Association for Learning Technology Online Newsletter
Issue 15 January 2009   Friday, January 30, 2009

ISSN 1748-3603

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eXe e-learning XML editor
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eXe e-learning XML editor
by Vivien Sieber

Abstract  
eXe is a simple programme that lets authors create sequences of interactive learning activities without using HTML or XML. eXe is open source, free, and easy to use. It offers a choice of learning activities (tools) that teachers can select, populate and sequence to create a learning session. Resources authored in eXe can be exported as IMS Content Package, SCORM 1.2, IMS Common Cartridge, iPOD Notes or as simple self-contained web pages. 
 
Introduction
eXe was developed as an open source project in New Zealand to provide an e-learning environment and community platform that would allow academics and teachers, possibly with minimal technical expertise, a straightforward way to create and publish web content without having to learn HTML or XML. The aim of this development was to fill a gap in e-learning technologies whilst building on combined experiences of Educational Modelling Languages, web log publishing technologies and the semantic web. In some ways eXe bridges the gap between the rigid pedagogy behind CBT and LAMS and the flexibility offered by web 2.0. eXe gives ordinary academics a tool that allows them to create sequences of interactive web learning with images, that may link to external references or resources. eXe is both versatile and flexible, it can be used to create web sites, VLE or mobile resources.
 
eXe is a welcome addition of freely available tools available to the community as, with imagination, it is possible to create rich learning materials. An added advantage of using eXe to create teaching materials, is that it presents the user with the need to think about their materials as a sequence of activities. It is possible to build a rich interactive learning session using the range of inbuilt tools eXe provides. An unexpected benefit of eXe is that it forces teachers to consider and sequence learning activities, making the learning design more transparent. It allows branching; for example after a quiz those students with poor scores can be returned to revision materials.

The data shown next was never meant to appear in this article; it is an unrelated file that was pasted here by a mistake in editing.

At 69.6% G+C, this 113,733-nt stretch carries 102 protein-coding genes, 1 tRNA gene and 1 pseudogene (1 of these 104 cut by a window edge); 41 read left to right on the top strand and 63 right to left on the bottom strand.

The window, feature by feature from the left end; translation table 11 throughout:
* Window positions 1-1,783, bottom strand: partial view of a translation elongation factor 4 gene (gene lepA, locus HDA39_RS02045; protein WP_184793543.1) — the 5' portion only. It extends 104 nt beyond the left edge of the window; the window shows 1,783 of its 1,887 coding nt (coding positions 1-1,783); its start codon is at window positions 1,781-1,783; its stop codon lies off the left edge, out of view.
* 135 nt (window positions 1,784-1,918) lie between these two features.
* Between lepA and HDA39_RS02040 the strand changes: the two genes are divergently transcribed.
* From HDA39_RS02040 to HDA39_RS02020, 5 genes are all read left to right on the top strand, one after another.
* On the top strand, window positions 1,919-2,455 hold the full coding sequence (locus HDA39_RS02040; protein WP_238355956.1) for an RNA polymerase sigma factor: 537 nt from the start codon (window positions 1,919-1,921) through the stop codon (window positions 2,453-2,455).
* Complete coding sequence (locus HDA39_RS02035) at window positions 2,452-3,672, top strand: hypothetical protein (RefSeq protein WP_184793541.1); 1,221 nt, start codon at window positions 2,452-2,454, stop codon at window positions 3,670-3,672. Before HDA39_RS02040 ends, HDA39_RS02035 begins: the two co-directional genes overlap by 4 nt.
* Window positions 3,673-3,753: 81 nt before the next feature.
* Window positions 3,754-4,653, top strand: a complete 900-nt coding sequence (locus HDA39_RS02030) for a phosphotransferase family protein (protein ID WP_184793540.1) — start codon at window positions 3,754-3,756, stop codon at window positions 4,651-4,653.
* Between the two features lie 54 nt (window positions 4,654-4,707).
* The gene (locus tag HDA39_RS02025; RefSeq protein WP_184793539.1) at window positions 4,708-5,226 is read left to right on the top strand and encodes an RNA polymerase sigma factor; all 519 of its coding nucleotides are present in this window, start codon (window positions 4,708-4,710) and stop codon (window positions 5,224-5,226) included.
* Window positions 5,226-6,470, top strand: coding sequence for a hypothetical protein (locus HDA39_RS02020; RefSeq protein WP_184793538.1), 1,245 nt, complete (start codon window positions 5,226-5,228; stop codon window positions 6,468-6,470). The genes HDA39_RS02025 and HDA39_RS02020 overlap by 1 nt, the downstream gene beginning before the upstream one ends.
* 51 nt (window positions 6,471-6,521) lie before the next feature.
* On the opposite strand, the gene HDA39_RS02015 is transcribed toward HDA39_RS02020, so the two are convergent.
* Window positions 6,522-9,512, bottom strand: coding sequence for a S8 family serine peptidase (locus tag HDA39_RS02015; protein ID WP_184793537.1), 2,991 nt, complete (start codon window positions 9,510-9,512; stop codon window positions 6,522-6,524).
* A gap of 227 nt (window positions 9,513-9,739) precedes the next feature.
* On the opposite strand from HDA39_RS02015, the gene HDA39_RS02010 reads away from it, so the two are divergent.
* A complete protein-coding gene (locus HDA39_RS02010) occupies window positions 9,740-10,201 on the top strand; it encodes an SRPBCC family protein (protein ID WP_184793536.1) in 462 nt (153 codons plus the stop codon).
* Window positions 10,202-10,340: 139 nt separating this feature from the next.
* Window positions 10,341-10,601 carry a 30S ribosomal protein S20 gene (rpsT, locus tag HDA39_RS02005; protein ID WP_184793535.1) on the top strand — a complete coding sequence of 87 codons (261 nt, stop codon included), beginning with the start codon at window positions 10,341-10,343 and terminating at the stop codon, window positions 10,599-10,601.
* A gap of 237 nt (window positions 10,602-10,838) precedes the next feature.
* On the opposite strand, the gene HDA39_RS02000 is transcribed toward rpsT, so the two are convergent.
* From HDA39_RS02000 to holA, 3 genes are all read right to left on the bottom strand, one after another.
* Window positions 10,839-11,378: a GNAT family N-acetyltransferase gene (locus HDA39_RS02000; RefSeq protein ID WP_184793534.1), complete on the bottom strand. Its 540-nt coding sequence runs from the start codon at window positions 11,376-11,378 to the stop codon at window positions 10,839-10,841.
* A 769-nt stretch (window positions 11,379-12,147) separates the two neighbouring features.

eXe provides the teacher with both a range of activities to choose and present as a sequence to create a tutorial. A tutorial might, for example, start with objectives and pre-knowledge; followed by reading activities, links to external web pages, articles (which are presented inside the tutorial window), or Wikipedia. Opportunities for formative assessment include SCORM quiz, multiple choice, multiple-select, Cloze (fill in the gap). The tools are well thought out and easy to use.
 
Most users will need to download eXe, install and run it from their local computer (Windows, Mac, Linux). There is an iPod notes export for mobile learners.

The advantages of eXe are:  
  • it provides a collection of tools to create sequences of on-line learning activities;
  • activities can be arranged in any order and sequences can be branched;
  • simple editing dialogue that allows clean paste from Word;
  • it can display equations and images, without needing to use HTML or web authoring tools;
  • easy linkage to external websites;
  • easy creation of simple Multiple Choices Questions (MCQs) and quizzes;
  • choice of a range of available stylesheets (appearances);
  • exporting of materials as HTML files for use in a VLE.
Setting-up eXe on your local computer:
eXe is open source and can be freely downloaded from:
www.exelearning.org/FrontPage
 
It is installed on and runs from your local hard drive (Mac, Windows or Linux). Simply follow the instructions on the screen (Figure 1).
 
Figure 1: eXe home page
 
Figure 1: eXe home page

Creating content with eXe
Creating teaching materials is pretty intuitive and can help teachers to think about how they may sequence learning activities to create a useful tutorial. The lower left hand window offers a range of types of activities which can be organised to create a coherent learning experience (Table 1). A learning resource is made of a sequence of related activities. For example, you might wish to explain the “Objectives” of the resource, before testing basic understanding with a “Pre-knowledge” test before moving to a “Case Study”…. ending perhaps with a self-assessment “SCORM Quiz”.

Building a resource


Starting with 'Objectives' or a 'Pre-knowledge' quiz the different tools can be used as appropriate to create a learning path. Paths may be branched, perhaps returning students who performed poorly during a quiz to revision materials.
 
Figure 2: eXe programme as installed on local computer
 
Figure 2: eXe programme as installed on local computer


eXe Activities
 
 Activity
 Description
Case Study
Text entry for description of case study
Cloze Activity